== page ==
The U.K. incumbent trialed Phorm's system last year and had plans to move to a commercial deployment, despite concerns about the privacy issues surrounding the vendor's Webwise software, which tracks broadband users' Website visits to discern their personal interests and preferences, data that can then used for targeted advertising campaigns. (See BT Targets Advertising Breakthrough and Probing Net Privacy.)
BT, though, has decided it needs to focus its attentions elsewhere for now, and issued the following statement Monday morning:
- We continue to believe the interest based advertising category offers major benefits for consumers and publishers alike. However, given our public commitment to developing next generation broadband and television services in the UK we have decided to weigh up the balance of resources devoted to other opportunities.
Given these resource commitments, we don't have immediate plans to deploy Webwise today. However the interest based advertising market is extremely dynamic and we intend to monitor Phorm's progress with other ISPs and with Webwise Discover before finalising our plans. (See BBC, BT Lock Horns Again, Blurred Vision at BT, BT Offers Faster DSL, BT Gets Green Light for Fiber Plans , and BT Unveils Ethernet Expansion Plans.)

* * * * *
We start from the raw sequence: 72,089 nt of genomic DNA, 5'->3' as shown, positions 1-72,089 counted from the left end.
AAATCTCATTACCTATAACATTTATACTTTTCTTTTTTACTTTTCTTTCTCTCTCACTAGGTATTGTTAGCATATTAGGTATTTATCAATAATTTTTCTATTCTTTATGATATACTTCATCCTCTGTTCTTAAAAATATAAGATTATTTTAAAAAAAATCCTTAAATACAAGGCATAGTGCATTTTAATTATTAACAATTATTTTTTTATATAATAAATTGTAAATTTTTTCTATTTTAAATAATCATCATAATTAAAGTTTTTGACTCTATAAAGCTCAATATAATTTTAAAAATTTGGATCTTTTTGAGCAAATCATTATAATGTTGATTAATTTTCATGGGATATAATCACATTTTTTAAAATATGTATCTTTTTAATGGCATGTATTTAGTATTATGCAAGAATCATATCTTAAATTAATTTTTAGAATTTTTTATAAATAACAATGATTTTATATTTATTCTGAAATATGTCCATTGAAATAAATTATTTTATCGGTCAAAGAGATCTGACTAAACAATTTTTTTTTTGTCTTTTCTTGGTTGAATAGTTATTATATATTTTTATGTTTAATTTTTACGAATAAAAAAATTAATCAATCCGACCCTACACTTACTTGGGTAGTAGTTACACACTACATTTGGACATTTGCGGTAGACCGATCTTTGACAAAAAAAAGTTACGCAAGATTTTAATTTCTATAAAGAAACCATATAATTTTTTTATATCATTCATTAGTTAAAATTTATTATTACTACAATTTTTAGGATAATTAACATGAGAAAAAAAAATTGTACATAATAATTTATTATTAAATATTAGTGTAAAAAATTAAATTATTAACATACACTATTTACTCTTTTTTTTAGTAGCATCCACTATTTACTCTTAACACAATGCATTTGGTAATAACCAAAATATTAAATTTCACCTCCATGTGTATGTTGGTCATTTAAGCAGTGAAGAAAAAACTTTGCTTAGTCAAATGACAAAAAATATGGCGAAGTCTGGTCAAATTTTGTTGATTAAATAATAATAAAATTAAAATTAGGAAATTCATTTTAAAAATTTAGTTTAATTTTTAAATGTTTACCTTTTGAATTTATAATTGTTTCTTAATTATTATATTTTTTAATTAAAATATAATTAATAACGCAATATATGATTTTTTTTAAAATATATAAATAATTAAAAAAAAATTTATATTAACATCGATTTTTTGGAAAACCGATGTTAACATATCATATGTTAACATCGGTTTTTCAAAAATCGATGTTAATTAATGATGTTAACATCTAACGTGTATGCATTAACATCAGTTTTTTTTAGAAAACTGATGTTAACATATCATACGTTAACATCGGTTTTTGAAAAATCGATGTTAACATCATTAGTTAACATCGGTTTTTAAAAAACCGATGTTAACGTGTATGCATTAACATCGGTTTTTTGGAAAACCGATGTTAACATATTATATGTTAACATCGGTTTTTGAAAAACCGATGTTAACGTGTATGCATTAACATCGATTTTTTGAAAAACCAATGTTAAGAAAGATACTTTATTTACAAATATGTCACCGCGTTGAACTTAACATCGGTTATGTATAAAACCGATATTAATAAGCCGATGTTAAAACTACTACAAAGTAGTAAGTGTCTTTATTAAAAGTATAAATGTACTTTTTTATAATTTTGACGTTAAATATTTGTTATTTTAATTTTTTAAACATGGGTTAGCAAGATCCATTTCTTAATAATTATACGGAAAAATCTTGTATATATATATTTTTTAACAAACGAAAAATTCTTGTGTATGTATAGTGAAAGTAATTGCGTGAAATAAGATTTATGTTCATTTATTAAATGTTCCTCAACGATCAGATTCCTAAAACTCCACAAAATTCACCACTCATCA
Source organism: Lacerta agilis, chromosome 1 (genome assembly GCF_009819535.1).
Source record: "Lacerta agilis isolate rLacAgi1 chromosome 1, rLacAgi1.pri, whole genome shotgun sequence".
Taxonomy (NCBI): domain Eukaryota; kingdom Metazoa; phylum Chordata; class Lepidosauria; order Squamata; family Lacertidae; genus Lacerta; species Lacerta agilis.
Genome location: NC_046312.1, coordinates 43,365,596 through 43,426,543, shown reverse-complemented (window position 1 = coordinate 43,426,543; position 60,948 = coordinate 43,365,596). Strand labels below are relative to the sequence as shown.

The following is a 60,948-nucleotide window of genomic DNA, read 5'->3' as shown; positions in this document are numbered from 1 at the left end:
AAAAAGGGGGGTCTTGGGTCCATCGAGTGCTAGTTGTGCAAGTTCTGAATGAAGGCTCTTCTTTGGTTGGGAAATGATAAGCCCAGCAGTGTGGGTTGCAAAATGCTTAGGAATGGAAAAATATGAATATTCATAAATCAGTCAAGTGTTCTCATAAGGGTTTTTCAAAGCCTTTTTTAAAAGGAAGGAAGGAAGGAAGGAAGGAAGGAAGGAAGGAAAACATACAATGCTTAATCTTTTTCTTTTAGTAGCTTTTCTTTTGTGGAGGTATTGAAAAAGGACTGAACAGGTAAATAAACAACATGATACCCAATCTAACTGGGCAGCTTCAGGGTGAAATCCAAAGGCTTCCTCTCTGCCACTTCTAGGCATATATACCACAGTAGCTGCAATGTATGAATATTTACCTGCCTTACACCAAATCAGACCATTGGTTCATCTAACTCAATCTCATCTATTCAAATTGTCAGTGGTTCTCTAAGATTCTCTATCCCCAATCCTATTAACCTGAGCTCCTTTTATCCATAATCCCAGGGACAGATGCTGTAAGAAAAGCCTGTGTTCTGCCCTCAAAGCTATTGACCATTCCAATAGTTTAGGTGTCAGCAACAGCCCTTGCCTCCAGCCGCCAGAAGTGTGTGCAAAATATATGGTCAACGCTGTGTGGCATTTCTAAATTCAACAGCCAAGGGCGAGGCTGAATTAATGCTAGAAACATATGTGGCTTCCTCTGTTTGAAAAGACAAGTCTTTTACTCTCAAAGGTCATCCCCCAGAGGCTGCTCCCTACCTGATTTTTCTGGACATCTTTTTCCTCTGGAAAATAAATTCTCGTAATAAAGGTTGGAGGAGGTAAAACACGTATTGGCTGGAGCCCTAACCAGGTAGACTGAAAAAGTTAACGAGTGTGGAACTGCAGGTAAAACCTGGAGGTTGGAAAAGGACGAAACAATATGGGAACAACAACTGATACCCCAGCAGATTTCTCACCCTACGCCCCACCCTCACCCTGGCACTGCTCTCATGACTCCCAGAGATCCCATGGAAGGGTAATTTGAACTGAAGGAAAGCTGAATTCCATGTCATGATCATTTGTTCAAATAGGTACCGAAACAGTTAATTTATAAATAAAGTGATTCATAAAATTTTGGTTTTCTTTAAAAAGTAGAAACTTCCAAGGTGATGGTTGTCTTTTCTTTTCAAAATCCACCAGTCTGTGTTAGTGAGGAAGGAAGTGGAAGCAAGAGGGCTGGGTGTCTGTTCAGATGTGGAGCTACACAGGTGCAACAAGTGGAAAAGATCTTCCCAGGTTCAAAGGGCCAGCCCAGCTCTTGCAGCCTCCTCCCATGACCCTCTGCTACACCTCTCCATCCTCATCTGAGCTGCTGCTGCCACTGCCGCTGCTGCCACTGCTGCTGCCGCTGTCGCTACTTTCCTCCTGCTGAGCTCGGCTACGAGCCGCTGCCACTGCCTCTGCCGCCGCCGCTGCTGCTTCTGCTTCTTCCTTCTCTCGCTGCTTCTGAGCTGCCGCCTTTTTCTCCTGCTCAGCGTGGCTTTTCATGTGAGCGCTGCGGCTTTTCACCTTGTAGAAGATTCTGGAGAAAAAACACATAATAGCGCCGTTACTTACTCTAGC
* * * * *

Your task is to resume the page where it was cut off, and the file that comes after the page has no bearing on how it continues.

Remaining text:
Phorm reacted with a stock exchange announcement noting its U.K. activities "remain ongoing." It is still working with Carphone Warehouse Group plc (London: CPW), which has just bumped up its broadband customer base to more than 4 million with the purchase of Tiscali UK , and cable giant Virgin Media Inc. (Nasdaq: VMED), which has more than 3.7 million broadband customers. The announcement stressed that Phorm also has overseas engagements. (See Tiscali Takes Next Step to Survival.)
The vendor recently announced a trial with South Korean incumbent KT Corp. , which includes the use of Phorm's latest product, Webwise Discover, a personalized Website content filter.
In addition to the U.K. and Korea, Phorm claims to be engaged with potential customers in 13 other markets and says it's in "advanced negotiations with several major ISPs."
That BT has decided not to proceed with the new capabilities just now might not come as a great surprise: The operator is focused much more on reducing its costs and unraveling the mess at its Global Services division than introducing new, resource-hungry capabilities that don't have a proven track record in commercial deployments. (See BT's Holiday Plans, BT Cuts Jobs, Capex , BT Slows Down 21CN, Scraps Converged Service, and BT Freezes Pay.) — Ray Le Maistre, International News Editor, Light Reading